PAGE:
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Ethics Lesson: Dogs in a Haitian Village
Standing up for a dog in Haiti
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Jayme Moye - Haiti - Rescue

It was a strange place to cry, but I had no other place to go. In Haiti, a 10-by-12-foot classroom in a small schoolhouse served as a makeshift hotel for the evening. I sat down on the end of the bed—a green army cot beside a laminated poster of the human eyeball—and sobbed. My tears lacked the grace of my 35 years; childlike, inconsolable, they were tears of shame. I felt that I’d done something wrong.

I also sensed I was not alone. Chest heaving, nose running, I turned and checked the skeleton on the wall behind me. It stared back with empty eyes, its jaw unhinged in a perpetual state of laughter, or maybe horror.

Then I saw them, or rather, the tops of their heads. All three of my host family’s children were on tippy-toes outside the window, a square hole in the cinder block wall, listening. Their presence made me want to cry even harder, but instead, I forced myself to stop. They’d already seen and heard enough of my Ugly American behavior for one afternoon. I pulled a book out of my backpack and pretended to read.

The incident began with a dog. Or maybe it started with my decision to backpack across the Central Plateau of Haiti. An adventure-travel journalist, I was on assignment to cover the inaugural trek of Expedition Ayiti, a new adventure tourism company. Instead of camping, our small group of Americans and Haitians stayed in rural settlements along the remote route, paying local families for a meal and a place to sleep. The idea was to provide a source of income for some of Haiti’s poorest communities and to foster cultural understanding—or in my case, cultural misunderstanding.

We’d arrived earlier that afternoon in the tiny village of Lamarre after a seven mile hike. I was dozing in the schoolroomturned- hotel when a dog disturbed me. The rest of the group had gone to check out a church built by American missionaries. Feeling sluggish in the 100- degree heat, I stayed behind. I’d been napping for only a few minutes when the dog began to bark. I shifted in the cot so my back was to the window, yanking a pillow over my head. It didn’t help. I heard scuffling in the dirt beneath the window, a boy’s voice, a dog’s yips, more barking and then a dog’s cries. I winced. It was clear my nap was over.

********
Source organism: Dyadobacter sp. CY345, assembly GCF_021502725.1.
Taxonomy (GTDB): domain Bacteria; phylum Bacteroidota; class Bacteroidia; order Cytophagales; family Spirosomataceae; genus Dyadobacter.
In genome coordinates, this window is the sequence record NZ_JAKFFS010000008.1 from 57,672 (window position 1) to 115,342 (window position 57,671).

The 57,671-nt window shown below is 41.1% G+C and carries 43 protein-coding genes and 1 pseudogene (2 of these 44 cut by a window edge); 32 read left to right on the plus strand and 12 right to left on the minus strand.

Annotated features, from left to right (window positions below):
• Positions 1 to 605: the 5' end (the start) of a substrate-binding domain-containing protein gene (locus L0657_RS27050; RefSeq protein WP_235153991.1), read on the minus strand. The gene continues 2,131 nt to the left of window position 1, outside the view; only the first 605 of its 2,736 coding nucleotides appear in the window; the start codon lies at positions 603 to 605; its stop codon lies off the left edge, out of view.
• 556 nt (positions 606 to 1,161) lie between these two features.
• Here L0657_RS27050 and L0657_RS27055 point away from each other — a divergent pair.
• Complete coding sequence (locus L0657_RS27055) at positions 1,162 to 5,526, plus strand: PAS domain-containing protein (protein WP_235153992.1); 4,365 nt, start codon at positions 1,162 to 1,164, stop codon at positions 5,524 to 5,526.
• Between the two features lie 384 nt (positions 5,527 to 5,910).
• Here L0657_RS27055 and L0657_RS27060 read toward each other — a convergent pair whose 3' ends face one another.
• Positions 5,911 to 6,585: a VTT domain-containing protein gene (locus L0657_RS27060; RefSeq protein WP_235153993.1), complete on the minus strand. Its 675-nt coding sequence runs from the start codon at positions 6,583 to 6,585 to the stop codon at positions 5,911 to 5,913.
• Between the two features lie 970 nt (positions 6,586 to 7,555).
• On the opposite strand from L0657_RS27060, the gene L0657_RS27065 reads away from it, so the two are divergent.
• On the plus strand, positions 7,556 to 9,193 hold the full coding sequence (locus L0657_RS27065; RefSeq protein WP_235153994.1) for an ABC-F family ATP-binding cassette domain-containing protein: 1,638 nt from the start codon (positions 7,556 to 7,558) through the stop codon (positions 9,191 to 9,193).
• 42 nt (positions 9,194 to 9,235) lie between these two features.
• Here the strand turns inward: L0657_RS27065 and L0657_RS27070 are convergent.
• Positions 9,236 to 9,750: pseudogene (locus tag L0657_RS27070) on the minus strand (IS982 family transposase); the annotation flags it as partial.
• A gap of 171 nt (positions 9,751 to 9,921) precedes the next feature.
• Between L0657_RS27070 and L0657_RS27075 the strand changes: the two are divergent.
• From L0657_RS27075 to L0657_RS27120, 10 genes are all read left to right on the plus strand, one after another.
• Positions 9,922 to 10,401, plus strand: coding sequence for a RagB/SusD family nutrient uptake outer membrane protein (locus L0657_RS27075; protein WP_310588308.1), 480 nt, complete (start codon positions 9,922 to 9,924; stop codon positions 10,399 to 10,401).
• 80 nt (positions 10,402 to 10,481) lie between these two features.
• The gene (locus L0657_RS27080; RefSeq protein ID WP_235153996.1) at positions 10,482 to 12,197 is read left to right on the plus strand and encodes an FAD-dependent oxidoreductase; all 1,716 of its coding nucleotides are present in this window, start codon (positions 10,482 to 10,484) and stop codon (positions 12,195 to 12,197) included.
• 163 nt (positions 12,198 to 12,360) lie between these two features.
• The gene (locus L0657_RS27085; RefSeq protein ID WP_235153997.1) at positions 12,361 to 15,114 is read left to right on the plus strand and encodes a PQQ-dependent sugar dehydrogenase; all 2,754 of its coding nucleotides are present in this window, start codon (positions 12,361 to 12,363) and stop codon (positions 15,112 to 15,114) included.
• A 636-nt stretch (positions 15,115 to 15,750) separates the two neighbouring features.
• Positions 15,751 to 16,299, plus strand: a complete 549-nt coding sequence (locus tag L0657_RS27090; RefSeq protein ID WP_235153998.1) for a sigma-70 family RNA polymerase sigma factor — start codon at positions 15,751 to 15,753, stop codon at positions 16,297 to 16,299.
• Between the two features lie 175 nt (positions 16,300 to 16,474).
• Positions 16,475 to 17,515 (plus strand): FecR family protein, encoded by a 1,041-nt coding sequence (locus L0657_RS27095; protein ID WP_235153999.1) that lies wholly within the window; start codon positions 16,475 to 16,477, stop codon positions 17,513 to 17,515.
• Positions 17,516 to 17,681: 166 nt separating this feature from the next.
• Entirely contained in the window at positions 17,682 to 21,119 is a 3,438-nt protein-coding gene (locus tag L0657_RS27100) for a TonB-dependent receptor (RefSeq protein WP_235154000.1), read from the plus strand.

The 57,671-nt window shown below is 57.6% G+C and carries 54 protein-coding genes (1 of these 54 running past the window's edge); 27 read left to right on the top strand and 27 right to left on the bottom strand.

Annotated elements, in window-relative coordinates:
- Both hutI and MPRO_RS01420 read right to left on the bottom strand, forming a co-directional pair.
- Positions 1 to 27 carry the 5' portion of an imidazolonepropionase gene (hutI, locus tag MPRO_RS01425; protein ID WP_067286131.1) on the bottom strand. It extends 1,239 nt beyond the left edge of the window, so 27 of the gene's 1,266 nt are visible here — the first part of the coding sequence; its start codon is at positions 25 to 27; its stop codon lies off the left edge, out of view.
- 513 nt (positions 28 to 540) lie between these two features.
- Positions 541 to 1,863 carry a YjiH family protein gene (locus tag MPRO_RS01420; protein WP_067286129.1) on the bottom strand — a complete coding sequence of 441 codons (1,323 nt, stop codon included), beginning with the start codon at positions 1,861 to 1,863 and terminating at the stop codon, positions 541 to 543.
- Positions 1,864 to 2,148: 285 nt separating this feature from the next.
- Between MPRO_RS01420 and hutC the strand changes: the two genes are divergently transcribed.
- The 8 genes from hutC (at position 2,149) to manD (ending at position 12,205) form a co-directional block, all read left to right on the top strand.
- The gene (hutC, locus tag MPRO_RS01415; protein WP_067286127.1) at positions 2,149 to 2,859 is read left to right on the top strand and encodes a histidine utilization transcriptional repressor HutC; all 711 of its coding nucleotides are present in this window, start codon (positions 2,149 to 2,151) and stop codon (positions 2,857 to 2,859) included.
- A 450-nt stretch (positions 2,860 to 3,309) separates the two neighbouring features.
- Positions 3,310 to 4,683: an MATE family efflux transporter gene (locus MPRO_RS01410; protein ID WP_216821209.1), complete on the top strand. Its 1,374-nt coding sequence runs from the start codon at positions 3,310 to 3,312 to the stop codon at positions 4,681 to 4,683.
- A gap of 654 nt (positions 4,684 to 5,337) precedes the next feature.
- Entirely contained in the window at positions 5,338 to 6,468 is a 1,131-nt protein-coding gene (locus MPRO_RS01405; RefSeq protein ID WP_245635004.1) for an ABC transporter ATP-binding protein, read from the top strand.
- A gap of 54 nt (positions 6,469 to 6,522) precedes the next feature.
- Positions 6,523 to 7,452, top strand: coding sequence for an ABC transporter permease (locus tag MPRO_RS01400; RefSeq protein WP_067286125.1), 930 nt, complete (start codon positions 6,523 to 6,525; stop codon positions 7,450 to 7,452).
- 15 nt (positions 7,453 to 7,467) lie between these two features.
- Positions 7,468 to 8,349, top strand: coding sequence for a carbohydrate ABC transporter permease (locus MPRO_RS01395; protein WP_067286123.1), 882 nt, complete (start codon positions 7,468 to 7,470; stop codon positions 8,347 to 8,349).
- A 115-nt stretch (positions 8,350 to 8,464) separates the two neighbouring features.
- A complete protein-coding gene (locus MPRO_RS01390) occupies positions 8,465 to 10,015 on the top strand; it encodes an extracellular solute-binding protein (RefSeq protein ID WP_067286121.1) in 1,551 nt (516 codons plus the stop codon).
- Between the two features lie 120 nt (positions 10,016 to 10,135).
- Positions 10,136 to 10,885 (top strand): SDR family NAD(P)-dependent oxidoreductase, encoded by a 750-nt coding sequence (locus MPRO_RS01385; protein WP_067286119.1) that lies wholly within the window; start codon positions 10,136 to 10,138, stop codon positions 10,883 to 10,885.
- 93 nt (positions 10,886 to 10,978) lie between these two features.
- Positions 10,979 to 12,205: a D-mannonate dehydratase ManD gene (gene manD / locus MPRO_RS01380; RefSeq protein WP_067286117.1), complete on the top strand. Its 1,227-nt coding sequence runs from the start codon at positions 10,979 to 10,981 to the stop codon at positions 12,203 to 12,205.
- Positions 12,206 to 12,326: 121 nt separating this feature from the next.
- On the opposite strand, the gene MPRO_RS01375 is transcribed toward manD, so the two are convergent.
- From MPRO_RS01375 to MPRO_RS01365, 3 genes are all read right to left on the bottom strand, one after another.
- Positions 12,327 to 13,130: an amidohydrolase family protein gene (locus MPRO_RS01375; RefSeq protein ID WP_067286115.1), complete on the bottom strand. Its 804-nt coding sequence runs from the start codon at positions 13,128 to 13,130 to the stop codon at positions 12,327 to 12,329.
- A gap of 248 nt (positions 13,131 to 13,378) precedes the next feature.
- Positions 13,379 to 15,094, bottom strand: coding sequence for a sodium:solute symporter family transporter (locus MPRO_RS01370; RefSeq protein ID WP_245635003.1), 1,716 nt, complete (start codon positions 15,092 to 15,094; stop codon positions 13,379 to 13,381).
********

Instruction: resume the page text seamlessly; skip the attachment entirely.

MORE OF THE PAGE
Pushing open the wooden door, I stepped outside into the humid heat. Instantly, a layer of sweat formed on my brow. Around the corner beneath the window, a boy of about seven, my host family’s son, struggled with a skinny orange dog. It was a horrid game of tugof- war. The boy yanked a rough piece of twine he’d knotted around the dog’s hind foot. The dog alternated between trying to pull his leg back and letting himself be dragged, crying and whimpering all the while.

I yelled “Hey!” or something to that effect. Startled, the boy dropped the string and looked up. The dog limped away. The boy moved to chase him. I stepped between the two. “Stop it. Can’t you see you’re hurting him?” I said.

The boy didn’t understand. In rural villages, children speak only Haitian Creole, not French, and certainly not English. He lunged for the dog. I backed off. The dog scampered around the back yard, licking at the twine tied around his foot, which the tug-of-war had cinched down painfully.

My work wasn’t done. I needed to get the twine off the dog. But every time I moved toward him, he scurried nervously away. The boy watched, having found an even better source of entertainment than bothering the dog. I caught the dog once, but when I touched his back foot, he nipped at me. I cursed out loud. The boy giggled. By now, his mother and two sisters had come out of the house to watch the action.

The dog and I went round and round the back yard, each time garnering more laughter. The few scrawny chickens scattered. The goat tied to a tree bleated in alarm. Frustrated, I stood and faced my human audience, wiping the sweat and grime from my forehead. I knew they wouldn’t understand, but that didn’t stop me. “It’s not funny,” I said. “This dog is hurt.” More laughter. I searched each face for a sign of compassion. Their eyes were empty.

Finally, I caught the dog by the scruff of his neck, and he nipped at me again. I began to shout at my host family. I don’t remember exactly what, but it was aggressive and accusatory and, due to the language barrier, irrelevant. The dog was the only one who seemed upset. I let go of him and burst into tears.

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Submitted by Jane | August 28 2013 |

Amazing story and amazing courage to stand up for the dog. I would have done the same thing. I was especially moved by Dr. Rollins' quote about not being worried about offending people. I copied that to keep and live by.

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